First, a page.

Under the Sun reminds us that documentaries are created objects and can never offer a simple view of “reality.”
One of the dominant trends of modern life is that of globalization, which provides both greater access to the world and a certain inevitable homogenization. So you can eat at McDonald’s or KFC in Tokyo or at YO! Sushi or Pollo Campero in New York City, and no one thinks anything of it. The same goes for travel and business—taking your vacation is a foreign country is not that big a deal, and neither is working or studying in a land other than the one you were born in.
One holdout to this trend is North Korea, which remains resolutely isolated and thus one of the few truly foreign places left in the world. We don’t know much about what goes on within that country’s borders, and when “news” does surface, it tends to be bizarre and of questionable veracity. So the fact that Russian director Vitaly Mansky was able to shoot a documentary within North Korea is noteworthy in and of itself, and the resulting film would be of interest if it did nothing more than offer a glimpse of a world most people will never be able to see for themselves. Mansky did far more, however, creating a documentary that both lays bare the attempts by the North Korean government to control the message of the film and highlights the kinds of manipulation that are typical of many documentary films (including some of the most celebrated documentaries by some of the most celebrated Western directors) but which tend to pass without notice.
Mansky was invited by the North Korean government to shoot Under the Sun, which they intended to be a documentary celebrating the glories of life in North Korea. The story centers around Zin-mi, the “ordinary” 8-year-old daughter of an “ordinary” family in Pyongyang, with the main event being Zin-mi’s induction into the Children’s Union on Kim Jon-Il’s birthday, aka “The Day of the Shining Star.” North Korean authorities attempted to control every aspect of the film—providing Mansky with a script, casting the roles, choosing the locations, supervising the shoots, and inspecting the resulting footage—but they forgot that he who controls the editing suite controls the final product.
To avoid drawing suspicion, Mansky shot the film according to the instructions of his North Korean minders but kept the cameras rolling between takes, thus recording the extensive coaching received by the actors as well as the multiple takes of scenes meant to represent shots of daily life that just happened to take place before the camera. Presumably ,the North Korean authorities thought this non-scene footage would simply be cut during the editing process, but since they didn’t demand inspection of the final film, the joke’s on them.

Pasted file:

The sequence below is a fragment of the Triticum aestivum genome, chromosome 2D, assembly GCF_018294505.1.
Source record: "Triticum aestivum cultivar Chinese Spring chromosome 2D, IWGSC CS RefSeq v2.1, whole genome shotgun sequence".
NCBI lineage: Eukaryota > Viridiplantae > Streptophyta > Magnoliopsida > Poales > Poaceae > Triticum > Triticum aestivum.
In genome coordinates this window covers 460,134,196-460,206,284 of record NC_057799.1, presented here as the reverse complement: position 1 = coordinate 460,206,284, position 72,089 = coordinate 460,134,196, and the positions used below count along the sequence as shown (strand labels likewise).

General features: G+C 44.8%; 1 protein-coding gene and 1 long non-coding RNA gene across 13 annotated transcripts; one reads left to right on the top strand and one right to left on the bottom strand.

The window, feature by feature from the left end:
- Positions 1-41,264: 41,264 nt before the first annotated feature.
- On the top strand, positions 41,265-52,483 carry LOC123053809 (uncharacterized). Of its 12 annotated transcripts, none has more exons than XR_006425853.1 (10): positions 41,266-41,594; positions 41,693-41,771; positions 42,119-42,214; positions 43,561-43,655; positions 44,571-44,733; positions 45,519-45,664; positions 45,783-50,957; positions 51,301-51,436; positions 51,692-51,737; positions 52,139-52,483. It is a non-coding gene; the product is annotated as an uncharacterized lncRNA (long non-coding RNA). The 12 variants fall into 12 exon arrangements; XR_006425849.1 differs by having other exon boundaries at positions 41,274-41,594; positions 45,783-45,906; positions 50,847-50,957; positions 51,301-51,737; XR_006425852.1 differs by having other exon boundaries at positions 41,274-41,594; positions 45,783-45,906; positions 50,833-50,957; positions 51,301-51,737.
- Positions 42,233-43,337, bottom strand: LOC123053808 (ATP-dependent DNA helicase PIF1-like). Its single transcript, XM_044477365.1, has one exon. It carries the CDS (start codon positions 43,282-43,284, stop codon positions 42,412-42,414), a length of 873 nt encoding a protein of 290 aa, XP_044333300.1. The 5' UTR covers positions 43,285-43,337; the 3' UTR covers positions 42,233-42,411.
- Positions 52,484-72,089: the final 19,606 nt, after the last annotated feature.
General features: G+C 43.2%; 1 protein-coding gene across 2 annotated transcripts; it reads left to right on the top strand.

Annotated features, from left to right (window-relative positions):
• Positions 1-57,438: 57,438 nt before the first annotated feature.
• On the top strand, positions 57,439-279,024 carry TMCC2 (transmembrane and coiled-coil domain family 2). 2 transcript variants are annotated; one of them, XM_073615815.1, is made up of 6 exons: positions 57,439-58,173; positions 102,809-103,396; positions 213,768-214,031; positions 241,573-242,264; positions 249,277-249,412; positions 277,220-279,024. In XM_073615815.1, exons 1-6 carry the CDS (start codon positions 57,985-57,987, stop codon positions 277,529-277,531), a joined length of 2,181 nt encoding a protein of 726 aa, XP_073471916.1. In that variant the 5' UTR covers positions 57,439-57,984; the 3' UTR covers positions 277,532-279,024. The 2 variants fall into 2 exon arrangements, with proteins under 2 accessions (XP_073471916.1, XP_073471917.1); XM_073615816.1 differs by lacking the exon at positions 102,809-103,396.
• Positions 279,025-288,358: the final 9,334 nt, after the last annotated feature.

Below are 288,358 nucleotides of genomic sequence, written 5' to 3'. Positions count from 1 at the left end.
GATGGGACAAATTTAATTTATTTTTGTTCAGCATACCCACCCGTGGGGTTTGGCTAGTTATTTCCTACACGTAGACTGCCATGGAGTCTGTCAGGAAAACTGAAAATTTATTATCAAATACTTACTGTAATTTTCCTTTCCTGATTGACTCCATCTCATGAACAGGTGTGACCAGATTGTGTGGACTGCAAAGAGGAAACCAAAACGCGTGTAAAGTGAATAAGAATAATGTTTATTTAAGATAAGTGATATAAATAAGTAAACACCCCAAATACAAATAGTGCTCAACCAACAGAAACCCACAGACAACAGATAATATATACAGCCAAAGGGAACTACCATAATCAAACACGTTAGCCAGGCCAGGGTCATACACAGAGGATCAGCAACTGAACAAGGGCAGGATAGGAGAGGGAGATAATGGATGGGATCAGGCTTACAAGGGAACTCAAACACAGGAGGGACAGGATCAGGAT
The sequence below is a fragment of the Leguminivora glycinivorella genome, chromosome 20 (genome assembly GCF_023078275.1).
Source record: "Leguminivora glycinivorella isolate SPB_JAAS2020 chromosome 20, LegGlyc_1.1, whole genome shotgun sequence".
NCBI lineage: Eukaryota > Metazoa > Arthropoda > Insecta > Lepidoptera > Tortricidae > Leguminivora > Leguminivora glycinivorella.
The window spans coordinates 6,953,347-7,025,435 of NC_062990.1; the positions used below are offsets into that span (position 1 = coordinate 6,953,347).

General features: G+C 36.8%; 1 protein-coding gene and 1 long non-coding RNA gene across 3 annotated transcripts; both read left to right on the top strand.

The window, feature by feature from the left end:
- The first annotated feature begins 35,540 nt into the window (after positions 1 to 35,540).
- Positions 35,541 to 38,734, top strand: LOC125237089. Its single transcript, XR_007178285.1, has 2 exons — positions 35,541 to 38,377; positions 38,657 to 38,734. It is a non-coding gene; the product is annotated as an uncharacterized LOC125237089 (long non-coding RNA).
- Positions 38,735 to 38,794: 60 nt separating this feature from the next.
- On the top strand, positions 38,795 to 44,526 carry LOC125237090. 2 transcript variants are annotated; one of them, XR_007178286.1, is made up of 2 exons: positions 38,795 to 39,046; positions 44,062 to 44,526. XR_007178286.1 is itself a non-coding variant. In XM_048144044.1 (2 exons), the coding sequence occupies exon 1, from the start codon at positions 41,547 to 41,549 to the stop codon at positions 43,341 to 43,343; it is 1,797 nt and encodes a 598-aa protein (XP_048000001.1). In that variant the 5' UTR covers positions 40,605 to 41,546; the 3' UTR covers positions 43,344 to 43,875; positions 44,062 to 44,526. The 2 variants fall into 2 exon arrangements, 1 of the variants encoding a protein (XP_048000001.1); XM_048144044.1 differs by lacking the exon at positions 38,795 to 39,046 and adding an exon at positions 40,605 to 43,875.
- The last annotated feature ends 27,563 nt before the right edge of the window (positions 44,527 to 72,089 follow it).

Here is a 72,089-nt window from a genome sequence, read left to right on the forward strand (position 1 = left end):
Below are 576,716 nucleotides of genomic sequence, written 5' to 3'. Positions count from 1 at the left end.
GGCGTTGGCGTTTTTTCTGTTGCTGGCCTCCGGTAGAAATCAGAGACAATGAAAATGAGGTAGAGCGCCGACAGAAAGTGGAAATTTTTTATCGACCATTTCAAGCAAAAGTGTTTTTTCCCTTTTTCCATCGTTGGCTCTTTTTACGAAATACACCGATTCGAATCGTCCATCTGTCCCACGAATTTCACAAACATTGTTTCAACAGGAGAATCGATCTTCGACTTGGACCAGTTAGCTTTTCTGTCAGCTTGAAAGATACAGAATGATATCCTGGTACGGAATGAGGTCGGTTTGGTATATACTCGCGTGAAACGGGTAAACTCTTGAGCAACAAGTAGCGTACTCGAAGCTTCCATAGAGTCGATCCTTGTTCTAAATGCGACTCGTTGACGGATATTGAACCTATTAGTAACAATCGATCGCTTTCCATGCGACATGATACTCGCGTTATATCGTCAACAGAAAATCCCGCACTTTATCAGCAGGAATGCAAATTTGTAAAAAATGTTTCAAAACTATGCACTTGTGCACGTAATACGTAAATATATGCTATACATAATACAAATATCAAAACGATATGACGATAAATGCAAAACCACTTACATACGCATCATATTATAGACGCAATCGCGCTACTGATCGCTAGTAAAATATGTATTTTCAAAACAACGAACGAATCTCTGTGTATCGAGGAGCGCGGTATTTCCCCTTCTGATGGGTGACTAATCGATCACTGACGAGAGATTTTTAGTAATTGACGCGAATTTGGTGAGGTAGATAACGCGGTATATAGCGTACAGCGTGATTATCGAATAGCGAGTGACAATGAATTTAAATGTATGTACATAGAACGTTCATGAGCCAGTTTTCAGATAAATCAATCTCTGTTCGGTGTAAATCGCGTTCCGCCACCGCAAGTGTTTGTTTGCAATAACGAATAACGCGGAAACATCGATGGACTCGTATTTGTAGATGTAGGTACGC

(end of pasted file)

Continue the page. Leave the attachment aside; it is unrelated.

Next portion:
By deliberately leaving in multiple takes of the same scene, as well as between-takes coaching (when, for instance, Zin-mi is insufficiently convincing in extolling the health benefits of kimchi during a hoe meal which is more like a banquet), Mansky leaves no doubt that nothing you see in this film can be taken at face value. He also includes shots of actors studying their scripts, while title cards provide additional information about manipulations within the film, such as the fact that the adults playing Zin-mi’s parents were assigned occupations—as an engineer in a garment factory and a worker at a soy-milk plant—in locations that the government deemed most appropriate for their propaganda efforts.
What I find most interesting about Under the Sun is not that it shows up a bungled attempt at propaganda, but that it highlights the kinds of manipulations that are present in many documentaries accepted within the Western canon. Fictional devices such as scripting action, staging scenes, casting actors, coaching performances, and choosing locations to cast a particular slant on a scene are not practices invented in North Korea but are part of the tool bag of some of the most eminent of Western documentarians, including Robert Flaherty, Jean Rouch, Werner Herzog, and Michael Apted. And that’s not even counting the many other directorial choices that shape the final film, including what to shoot in the first place, what to include in the film product, and how to put it all together to create the film shown to the audience. Under the Sun reminds us that documentaries are created objects and can never offer a simple view of “reality,” but at best can offer an interesting view of how someone perceives it. | Sarah Boslaugh
Under the Sun is distributed on DVD and VOD by Icarus Films, with a street date of Sept. 20. I reviewed it from a screening link, so I can’t comment on whether any extras will be included with the DVD.